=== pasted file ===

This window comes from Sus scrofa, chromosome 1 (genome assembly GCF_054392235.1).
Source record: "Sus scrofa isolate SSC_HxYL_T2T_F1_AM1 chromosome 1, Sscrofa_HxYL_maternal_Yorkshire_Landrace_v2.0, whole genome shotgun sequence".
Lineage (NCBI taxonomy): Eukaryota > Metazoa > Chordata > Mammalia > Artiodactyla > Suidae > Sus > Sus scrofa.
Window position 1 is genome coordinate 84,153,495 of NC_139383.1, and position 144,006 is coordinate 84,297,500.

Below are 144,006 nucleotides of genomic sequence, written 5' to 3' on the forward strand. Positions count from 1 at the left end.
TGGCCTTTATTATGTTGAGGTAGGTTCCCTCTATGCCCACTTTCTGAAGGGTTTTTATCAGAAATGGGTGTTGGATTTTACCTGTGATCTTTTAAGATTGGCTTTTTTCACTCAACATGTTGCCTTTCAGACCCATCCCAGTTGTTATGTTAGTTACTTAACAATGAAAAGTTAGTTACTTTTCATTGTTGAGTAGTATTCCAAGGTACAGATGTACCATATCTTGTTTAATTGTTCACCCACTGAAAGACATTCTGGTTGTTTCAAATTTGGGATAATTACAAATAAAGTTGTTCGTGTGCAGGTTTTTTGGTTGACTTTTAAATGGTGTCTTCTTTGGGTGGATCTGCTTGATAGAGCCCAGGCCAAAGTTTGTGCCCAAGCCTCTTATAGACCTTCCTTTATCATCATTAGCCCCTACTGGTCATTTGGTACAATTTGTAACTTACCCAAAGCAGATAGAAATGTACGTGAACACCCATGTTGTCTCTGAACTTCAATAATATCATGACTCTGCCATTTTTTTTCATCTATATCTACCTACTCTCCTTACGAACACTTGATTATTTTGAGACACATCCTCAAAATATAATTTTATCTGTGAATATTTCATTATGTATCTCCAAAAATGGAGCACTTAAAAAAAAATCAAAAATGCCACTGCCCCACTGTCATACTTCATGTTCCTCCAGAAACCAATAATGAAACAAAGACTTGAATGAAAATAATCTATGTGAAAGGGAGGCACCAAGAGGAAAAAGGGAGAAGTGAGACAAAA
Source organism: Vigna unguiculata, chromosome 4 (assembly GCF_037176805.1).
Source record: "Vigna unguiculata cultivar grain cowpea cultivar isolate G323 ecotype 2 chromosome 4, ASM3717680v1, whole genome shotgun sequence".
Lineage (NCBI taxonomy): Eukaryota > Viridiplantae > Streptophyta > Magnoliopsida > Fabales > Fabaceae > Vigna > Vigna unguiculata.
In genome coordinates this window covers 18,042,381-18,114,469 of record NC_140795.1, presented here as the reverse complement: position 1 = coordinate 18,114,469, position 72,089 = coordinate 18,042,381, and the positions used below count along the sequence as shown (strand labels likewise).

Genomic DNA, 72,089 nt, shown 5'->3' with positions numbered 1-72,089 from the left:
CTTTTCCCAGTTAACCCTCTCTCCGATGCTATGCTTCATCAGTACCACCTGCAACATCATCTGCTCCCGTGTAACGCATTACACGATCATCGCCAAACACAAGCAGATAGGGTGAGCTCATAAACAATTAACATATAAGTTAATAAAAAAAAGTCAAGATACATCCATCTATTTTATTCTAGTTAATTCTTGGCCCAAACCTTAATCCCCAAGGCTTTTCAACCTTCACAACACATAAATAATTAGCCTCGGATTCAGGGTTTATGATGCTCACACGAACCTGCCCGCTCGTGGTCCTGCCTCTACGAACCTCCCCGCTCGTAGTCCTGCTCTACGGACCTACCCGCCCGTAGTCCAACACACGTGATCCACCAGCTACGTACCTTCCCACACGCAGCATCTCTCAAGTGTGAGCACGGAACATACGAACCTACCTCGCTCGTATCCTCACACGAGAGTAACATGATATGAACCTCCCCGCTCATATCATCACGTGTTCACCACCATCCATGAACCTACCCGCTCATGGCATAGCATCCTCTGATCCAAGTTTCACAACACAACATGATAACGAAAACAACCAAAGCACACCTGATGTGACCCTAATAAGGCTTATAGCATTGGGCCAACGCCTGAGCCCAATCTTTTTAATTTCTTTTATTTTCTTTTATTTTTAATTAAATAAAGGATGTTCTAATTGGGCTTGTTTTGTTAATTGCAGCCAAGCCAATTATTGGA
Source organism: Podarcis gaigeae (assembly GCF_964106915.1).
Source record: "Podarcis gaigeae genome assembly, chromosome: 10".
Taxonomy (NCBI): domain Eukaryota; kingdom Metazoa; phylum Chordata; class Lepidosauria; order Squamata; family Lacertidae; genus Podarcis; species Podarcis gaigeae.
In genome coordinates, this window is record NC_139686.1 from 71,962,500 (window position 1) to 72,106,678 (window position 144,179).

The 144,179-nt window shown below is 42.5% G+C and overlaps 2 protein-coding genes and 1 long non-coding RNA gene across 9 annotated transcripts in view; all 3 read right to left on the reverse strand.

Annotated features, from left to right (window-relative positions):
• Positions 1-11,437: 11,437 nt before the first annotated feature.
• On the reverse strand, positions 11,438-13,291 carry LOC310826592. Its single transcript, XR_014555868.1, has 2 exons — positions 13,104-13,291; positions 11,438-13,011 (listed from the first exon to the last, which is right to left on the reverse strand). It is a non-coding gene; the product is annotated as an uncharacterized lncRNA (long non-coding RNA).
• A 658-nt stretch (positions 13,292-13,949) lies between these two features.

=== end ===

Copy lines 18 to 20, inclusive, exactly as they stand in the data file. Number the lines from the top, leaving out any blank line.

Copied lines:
Annotated features, from left to right (window-relative positions):
• Positions 1-11,437: 11,437 nt before the first annotated feature.
• On the reverse strand, positions 11,438-13,291 carry LOC310826592. Its single transcript, XR_014555868.1, has 2 exons — positions 13,104-13,291; positions 11,438-13,011 (listed from the first exon to the last, which is right to left on the reverse strand). It is a non-coding gene; the product is annotated as an uncharacterized lncRNA (long non-coding RNA).